Canadian History Dictionary Bib : Works: Dreamland And Other Poems Tecumseh: A Drama For
biog., see Morgan, Can. Men; MacMurchy, Canadian Literature.
Le Jeune Paul
Superior of Jesuits in Canada. Came to Canada in 1632,
La Corne Pierre
Accompanied Joncaire on an embassy to the Indians of
Douglas Sir James 1803-1877 Mackenzie / Selkirk / Simpson Era A Man Of Imperial Mind 225
highest qualities as administrator, 225; with Dr. McLoughlin, 2...
Galinee Rene De Brehant De
A member of a noble family of Brittany;
came to Canada in 1668...
Shea Sir Ambrose 1818-1905 Born At St John's Newfoundland
Entered Newfoundland Assembly, 1850; Speaker, 1855-1861; member...
Projected as a result of the War of 1812. A commission
The period of responsible government in Canada
dates from the ...
Rattray William Jordan 1835-1883 Born In London England
Emigrated to Canada, 1848. In 1858 graduated from Toronto Unive...
Index : Lord Elgin Era Solicitor-general For Upper Canada In Macnab-morin
ministry, 141; judge of Seigniorial Court, 187. =Bib.=: Morgan,...
Kerr D S
(Wilmot era) Council for Doak and Hill in libel case, 75.
Tupper Charles 1794-1881 Born In Cornwallis Nova Scotia At The
age of twenty-one entered the ministry of the Baptist Church. H...
(Lord Dorchester era) British, in America, 201; exchange of, af...
(Sir James Douglas era) First sea-going vessel on Fraser River,...
Bib : Dent Can Por And Last Forty Years Morgan Cel Can
A religious order of women, in the Roman Catholic Church,
Cass Lewis 1782-1866 Served Under General Hull In War Of 1812
Drew up Hull's flamboyant proclamation to the people of Canada....
(Wilmot era) Delegate to England to represent New Brunswick
Canadian Alliance Society
(William Lyon Mackenzie era) Founded, December, 1834, 258; its
Sketch of the Public Buildings at Chambly, 1815. Coloured MS.
Discovered by John Cabot in 1497. First settlement made by
Jacques Cartier, in 1535, on the banks of the St. Charles. In 1608
Champlain founded the city of Quebec, almost on the spot where Jacques
Cartier had wintered; the country ceded to Great Britain by France, by
the treaty of Paris, 1763; civil government provided by Quebec Act,
1774; and a measure of responsible government by the Constitutional Act,
1791; invasion by Americans, 1775-1776; War of 1812; Rebellions of
1837-1838, in Upper and Lower Canada; union of Upper and Lower Canada,
1841; Confederation of Canada, New Brunswick, and Nova Scotia, 1867;
Manitoba added to the Dominion, 1870; British Columbia, 1871; Prince
Edward Island, 1873; provinces of Saskatchewan and Alberta created,
1905. =Index=: (Lord Dorchester era) Surrender of, 2; under military rule till conclusion
of peace, 2; acquisition of, by Britain, hastened American Revolution,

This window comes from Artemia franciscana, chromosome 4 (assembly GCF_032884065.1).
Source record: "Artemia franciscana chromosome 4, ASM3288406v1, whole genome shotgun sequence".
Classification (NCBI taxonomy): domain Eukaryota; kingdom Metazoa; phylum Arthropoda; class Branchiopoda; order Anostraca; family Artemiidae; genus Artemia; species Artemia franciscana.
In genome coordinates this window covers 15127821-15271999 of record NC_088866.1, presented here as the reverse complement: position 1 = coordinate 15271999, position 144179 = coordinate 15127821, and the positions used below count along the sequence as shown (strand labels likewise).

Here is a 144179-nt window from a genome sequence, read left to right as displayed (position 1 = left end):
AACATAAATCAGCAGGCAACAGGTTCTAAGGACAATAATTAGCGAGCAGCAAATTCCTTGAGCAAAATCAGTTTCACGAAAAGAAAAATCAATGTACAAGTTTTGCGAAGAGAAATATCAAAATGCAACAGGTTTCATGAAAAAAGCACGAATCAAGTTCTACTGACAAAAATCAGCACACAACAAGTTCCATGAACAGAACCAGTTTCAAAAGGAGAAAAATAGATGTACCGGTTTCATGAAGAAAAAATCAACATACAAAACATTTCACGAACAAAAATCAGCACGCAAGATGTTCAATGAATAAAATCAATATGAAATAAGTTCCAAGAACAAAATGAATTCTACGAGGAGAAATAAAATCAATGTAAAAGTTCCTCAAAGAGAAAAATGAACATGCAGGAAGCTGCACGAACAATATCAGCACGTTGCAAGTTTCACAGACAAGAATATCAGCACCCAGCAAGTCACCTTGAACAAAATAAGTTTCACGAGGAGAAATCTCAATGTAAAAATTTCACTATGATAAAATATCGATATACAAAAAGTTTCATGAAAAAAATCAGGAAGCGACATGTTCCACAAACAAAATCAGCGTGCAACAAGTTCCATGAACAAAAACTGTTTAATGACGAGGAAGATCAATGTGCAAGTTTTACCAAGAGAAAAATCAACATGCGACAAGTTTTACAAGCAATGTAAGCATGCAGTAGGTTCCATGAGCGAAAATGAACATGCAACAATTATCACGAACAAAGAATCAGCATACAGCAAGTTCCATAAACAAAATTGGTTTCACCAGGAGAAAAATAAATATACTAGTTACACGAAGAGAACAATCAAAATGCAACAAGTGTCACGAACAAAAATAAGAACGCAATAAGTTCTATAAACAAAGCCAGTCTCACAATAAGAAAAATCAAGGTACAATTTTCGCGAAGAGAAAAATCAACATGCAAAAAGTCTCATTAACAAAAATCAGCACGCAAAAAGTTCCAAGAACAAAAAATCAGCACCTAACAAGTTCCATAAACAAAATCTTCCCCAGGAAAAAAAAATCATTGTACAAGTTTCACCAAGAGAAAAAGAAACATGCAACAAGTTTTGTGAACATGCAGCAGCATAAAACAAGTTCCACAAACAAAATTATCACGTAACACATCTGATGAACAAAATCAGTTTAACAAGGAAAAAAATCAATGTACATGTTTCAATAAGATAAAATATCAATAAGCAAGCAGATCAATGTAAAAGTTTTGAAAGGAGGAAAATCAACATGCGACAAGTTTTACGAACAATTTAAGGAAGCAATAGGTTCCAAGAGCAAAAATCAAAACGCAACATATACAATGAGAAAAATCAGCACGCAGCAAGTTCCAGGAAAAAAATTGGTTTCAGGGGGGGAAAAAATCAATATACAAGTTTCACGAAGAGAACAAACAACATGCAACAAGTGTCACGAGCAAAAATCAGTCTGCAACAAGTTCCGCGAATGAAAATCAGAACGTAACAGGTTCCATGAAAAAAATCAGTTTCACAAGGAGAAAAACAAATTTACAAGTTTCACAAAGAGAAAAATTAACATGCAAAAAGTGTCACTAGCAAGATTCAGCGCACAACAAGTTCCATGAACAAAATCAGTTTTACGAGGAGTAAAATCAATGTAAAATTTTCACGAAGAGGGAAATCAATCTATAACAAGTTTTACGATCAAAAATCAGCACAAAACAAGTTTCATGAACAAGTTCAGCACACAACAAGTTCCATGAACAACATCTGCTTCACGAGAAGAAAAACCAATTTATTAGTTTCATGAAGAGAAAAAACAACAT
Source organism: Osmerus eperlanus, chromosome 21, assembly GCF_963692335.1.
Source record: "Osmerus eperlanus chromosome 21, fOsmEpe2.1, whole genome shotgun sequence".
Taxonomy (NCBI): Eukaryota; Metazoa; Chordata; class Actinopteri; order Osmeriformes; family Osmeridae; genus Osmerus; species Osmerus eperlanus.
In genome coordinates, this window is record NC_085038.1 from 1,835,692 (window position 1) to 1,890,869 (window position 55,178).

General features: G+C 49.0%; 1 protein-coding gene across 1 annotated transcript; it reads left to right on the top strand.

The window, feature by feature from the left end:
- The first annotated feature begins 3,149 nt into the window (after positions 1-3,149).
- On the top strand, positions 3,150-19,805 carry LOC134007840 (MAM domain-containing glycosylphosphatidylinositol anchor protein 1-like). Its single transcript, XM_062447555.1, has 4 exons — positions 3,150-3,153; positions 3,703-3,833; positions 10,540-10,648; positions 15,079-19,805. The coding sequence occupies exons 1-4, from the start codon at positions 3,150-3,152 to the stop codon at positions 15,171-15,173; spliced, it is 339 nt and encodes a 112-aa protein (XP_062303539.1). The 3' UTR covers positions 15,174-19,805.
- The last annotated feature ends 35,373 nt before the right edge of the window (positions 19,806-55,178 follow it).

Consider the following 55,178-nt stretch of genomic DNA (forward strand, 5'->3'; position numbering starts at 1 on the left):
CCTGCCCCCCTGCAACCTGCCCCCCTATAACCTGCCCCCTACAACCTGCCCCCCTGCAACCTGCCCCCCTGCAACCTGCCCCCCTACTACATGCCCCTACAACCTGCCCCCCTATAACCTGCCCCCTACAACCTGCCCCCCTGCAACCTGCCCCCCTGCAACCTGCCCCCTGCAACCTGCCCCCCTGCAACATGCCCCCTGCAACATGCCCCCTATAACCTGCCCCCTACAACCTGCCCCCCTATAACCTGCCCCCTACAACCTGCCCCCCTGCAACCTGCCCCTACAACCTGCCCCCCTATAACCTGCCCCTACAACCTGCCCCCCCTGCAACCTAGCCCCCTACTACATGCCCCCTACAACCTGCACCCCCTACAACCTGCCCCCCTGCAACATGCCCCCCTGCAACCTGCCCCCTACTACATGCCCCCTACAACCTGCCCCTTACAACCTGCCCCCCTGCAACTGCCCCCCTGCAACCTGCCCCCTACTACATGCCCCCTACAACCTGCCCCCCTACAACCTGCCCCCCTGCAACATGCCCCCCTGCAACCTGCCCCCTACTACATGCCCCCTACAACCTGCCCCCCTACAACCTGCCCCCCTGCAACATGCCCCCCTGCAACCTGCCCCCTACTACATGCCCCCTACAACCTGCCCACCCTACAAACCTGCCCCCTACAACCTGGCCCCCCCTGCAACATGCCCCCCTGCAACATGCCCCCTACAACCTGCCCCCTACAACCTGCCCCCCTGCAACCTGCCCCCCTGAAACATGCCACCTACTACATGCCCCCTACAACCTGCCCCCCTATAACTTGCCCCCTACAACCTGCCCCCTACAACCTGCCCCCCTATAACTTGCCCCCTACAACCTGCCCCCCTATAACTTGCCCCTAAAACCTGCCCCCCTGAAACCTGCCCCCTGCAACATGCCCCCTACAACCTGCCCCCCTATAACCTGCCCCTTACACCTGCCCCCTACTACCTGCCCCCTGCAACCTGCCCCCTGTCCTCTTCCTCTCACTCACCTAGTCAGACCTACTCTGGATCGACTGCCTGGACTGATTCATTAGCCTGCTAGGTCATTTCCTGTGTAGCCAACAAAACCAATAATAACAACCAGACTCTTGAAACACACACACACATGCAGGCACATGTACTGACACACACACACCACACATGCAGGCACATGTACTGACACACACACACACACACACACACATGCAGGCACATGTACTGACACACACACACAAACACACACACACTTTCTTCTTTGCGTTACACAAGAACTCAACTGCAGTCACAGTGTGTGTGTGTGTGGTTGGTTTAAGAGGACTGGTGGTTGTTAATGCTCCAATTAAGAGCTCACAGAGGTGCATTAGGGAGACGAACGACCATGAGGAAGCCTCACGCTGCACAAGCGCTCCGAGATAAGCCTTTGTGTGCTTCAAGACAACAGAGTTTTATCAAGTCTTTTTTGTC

3; ceded by treaty of Paris to Great Britain, 7; its wide extent at that
time, 8; French population of, at cession, 9; English-speaking
population, 9; petition for restoration of its ancient limits, 61;
division of, into two provinces proposed, 248; political possibilities
after conquest, 253-257; boundaries of, not defined by Constitutional
Act, 260. (George Brown Era) Party government--origin of the double ministries, 81-82;
election frauds in 1857, 99-100; process of expansion--Confederation and
after, 264. (Lord Elgin era) First railway in, 99; early political conditions in,
17-40; difficulties connected with responsible government in, 26;
principles of responsible government, 228; her political system
contrasted with that of United States, 241 et seq. (Wolfe / Montcalm era) Interests
French commanders and their men but little, 11; its vulnerable points,
17; its strong social and political organization gave it an advantage in
war, 24; but was unfavourable to internal development, 24. (Lord Sydenham era) Rapid
progress made in Anglicizing previous to passing of Quebec Act, 63;
unfortunate change of policy regarding, 64. (Count Frontenac era) Population of, 36, 55,
58, 131, 147, 148; poverty of impresses Sister Bourgeoys, 39; morals of
the people, 58, 59; overgoverned, 131; trade, 148; affected by all the
vicissitudes of mother country, 150, 151; "farmers" of revenue appointed
for, 154; Bishop St. Vallier's first description of country and
inhabitants, 192; Governor Denonville's description, 192; St. Vallier's
revised opinion, 193; real character of the people, 193-195; state of
depression throughout the country, 219, 240; drinking habits of people,
223; described by Laval as the country of miracles, 301; exhaustion of,
after departure of New England fleet, 305, 317. See also New France;
Cartier, Jacques; Cabot, John; Champlain; Quebec Act; Constitutional
Act; Union Act; Upper Canada; Lower Canada; Confederation.
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